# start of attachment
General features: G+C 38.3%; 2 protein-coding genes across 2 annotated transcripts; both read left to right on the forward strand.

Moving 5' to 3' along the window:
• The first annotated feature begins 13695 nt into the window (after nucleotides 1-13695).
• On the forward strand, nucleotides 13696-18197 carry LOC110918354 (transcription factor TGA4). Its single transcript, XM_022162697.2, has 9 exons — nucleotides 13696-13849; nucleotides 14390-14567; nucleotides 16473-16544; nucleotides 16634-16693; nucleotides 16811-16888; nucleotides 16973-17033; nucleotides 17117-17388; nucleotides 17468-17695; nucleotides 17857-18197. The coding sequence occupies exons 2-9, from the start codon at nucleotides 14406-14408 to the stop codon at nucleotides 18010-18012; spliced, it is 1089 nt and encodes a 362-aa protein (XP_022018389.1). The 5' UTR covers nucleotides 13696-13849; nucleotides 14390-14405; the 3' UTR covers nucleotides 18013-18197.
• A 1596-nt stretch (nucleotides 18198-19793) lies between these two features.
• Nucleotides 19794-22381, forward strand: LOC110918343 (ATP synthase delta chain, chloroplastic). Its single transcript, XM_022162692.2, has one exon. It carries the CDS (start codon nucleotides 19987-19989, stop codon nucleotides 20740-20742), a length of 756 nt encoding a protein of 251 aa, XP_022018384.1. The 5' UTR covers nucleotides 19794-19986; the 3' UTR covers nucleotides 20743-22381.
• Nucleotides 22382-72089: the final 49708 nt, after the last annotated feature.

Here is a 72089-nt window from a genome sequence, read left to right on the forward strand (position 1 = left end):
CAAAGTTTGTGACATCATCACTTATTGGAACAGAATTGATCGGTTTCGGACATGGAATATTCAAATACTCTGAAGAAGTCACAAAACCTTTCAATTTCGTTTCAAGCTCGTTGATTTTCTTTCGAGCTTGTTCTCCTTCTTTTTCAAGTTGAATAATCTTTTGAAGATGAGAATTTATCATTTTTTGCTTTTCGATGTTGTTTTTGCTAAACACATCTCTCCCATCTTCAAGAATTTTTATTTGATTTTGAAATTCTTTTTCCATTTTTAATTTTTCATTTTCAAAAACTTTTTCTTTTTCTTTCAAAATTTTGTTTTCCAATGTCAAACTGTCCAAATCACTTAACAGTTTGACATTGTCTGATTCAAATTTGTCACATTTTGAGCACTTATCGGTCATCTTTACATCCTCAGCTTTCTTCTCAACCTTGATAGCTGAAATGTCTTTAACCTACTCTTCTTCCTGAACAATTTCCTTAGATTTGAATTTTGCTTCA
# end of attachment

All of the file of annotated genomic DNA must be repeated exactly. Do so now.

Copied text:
General features: G+C 38.3%; 2 protein-coding genes across 2 annotated transcripts; both read left to right on the forward strand.

Moving 5' to 3' along the window:
• The first annotated feature begins 13695 nt into the window (after nucleotides 1-13695).
• On the forward strand, nucleotides 13696-18197 carry LOC110918354 (transcription factor TGA4). Its single transcript, XM_022162697.2, has 9 exons — nucleotides 13696-13849; nucleotides 14390-14567; nucleotides 16473-16544; nucleotides 16634-16693; nucleotides 16811-16888; nucleotides 16973-17033; nucleotides 17117-17388; nucleotides 17468-17695; nucleotides 17857-18197. The coding sequence occupies exons 2-9, from the start codon at nucleotides 14406-14408 to the stop codon at nucleotides 18010-18012; spliced, it is 1089 nt and encodes a 362-aa protein (XP_022018389.1). The 5' UTR covers nucleotides 13696-13849; nucleotides 14390-14405; the 3' UTR covers nucleotides 18013-18197.
• A 1596-nt stretch (nucleotides 18198-19793) lies between these two features.
• Nucleotides 19794-22381, forward strand: LOC110918343 (ATP synthase delta chain, chloroplastic). Its single transcript, XM_022162692.2, has one exon. It carries the CDS (start codon nucleotides 19987-19989, stop codon nucleotides 20740-20742), a length of 756 nt encoding a protein of 251 aa, XP_022018384.1. The 5' UTR covers nucleotides 19794-19986; the 3' UTR covers nucleotides 20743-22381.
• Nucleotides 22382-72089: the final 49708 nt, after the last annotated feature.

Here is a 72089-nt window from a genome sequence, read left to right on the forward strand (position 1 = left end):
CAAAGTTTGTGACATCATCACTTATTGGAACAGAATTGATCGGTTTCGGACATGGAATATTCAAATACTCTGAAGAAGTCACAAAACCTTTCAATTTCGTTTCAAGCTCGTTGATTTTCTTTCGAGCTTGTTCTCCTTCTTTTTCAAGTTGAATAATCTTTTGAAGATGAGAATTTATCATTTTTTGCTTTTCGATGTTGTTTTTGCTAAACACATCTCTCCCATCTTCAAGAATTTTTATTTGATTTTGAAATTCTTTTTCCATTTTTAATTTTTCATTTTCAAAAACTTTTTCTTTTTCTTTCAAAATTTTGTTTTCCAATGTCAAACTGTCCAAATCACTTAACAGTTTGACATTGTCTGATTCAAATTTGTCACATTTTGAGCACTTATCGGTCATCTTTACATCCTCAGCTTTCTTCTCAACCTTGATAGCTGAAATGTCTTTAACCTACTCTTCTTCCTGAACAATTTCCTTAGATTTGAATTTTGCTTCA